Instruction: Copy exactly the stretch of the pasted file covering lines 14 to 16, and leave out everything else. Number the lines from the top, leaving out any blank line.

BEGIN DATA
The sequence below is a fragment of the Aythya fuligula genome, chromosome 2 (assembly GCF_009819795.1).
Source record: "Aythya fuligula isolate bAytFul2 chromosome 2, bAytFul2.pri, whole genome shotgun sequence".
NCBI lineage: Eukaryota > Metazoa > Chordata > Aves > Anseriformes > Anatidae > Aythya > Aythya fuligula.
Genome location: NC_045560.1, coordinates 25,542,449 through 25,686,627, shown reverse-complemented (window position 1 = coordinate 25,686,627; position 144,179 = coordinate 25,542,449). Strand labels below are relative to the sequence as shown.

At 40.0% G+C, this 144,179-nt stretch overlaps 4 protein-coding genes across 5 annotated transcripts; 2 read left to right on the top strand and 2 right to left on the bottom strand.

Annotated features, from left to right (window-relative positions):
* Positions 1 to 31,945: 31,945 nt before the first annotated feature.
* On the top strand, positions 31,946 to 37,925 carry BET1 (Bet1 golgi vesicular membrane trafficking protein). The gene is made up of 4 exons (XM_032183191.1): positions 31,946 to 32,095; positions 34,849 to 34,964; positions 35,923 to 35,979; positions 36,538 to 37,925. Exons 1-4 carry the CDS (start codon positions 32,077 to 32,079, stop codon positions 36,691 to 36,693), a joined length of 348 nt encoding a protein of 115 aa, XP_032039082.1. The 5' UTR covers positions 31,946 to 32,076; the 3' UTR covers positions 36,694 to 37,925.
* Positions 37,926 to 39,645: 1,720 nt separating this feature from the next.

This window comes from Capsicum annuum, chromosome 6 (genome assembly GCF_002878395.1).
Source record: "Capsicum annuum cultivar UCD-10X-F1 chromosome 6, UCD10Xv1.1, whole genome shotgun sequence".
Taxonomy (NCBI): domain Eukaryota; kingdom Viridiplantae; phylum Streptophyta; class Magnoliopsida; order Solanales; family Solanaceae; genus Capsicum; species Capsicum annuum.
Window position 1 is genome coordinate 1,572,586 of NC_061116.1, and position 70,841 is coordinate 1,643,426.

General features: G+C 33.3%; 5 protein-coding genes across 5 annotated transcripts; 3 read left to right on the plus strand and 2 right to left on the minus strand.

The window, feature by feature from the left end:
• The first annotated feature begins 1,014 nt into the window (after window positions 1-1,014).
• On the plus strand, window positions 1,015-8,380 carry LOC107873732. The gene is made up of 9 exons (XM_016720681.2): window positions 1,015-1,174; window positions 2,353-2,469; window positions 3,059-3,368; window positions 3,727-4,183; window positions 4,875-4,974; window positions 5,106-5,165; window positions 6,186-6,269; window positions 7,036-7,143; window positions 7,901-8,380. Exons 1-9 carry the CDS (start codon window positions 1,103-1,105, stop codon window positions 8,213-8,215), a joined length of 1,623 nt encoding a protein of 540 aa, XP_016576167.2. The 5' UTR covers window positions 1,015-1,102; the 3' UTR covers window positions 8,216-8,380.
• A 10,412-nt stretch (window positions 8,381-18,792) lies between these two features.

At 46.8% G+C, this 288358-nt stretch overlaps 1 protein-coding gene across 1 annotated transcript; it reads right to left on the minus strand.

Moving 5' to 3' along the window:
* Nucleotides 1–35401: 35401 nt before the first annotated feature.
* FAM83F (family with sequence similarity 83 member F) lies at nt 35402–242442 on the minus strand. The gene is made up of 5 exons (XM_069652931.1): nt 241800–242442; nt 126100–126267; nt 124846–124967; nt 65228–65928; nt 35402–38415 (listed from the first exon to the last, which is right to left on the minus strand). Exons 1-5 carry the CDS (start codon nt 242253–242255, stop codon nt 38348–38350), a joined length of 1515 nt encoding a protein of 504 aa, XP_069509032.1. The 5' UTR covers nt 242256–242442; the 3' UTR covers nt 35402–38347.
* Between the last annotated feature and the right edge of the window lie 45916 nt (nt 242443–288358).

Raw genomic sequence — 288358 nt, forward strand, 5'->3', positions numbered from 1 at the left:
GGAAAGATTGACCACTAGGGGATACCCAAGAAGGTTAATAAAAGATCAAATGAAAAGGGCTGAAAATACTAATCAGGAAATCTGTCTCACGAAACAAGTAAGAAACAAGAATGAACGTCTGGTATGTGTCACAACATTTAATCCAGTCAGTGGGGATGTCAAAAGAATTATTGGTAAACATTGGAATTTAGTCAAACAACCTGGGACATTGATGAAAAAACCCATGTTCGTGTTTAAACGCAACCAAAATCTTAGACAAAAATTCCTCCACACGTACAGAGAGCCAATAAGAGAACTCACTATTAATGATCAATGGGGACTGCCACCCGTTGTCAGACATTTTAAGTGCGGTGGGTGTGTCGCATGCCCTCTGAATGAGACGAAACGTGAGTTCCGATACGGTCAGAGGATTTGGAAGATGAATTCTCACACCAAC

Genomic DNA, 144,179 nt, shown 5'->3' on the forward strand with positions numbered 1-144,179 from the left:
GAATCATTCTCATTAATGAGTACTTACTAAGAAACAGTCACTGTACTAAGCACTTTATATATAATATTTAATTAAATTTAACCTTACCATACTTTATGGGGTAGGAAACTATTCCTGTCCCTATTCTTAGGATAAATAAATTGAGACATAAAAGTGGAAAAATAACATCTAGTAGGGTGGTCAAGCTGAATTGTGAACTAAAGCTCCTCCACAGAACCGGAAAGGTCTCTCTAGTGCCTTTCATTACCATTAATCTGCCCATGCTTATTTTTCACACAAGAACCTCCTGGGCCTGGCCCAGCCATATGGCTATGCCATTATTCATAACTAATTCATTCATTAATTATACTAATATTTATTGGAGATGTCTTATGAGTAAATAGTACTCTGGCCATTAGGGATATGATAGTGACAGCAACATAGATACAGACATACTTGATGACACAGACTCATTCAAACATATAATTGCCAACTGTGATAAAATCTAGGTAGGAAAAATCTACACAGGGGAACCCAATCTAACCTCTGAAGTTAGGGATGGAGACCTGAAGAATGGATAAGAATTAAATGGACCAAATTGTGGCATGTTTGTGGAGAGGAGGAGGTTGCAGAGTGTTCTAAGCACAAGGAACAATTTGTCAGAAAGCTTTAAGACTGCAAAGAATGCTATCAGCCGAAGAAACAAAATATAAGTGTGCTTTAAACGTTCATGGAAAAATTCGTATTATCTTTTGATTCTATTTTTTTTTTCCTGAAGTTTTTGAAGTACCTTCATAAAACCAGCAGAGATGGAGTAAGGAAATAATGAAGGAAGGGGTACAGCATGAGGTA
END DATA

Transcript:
General features: G+C 33.3%; 5 protein-coding genes across 5 annotated transcripts; 3 read left to right on the plus strand and 2 right to left on the minus strand.

The window, feature by feature from the left end:
• The first annotated feature begins 1,014 nt into the window (after window positions 1-1,014).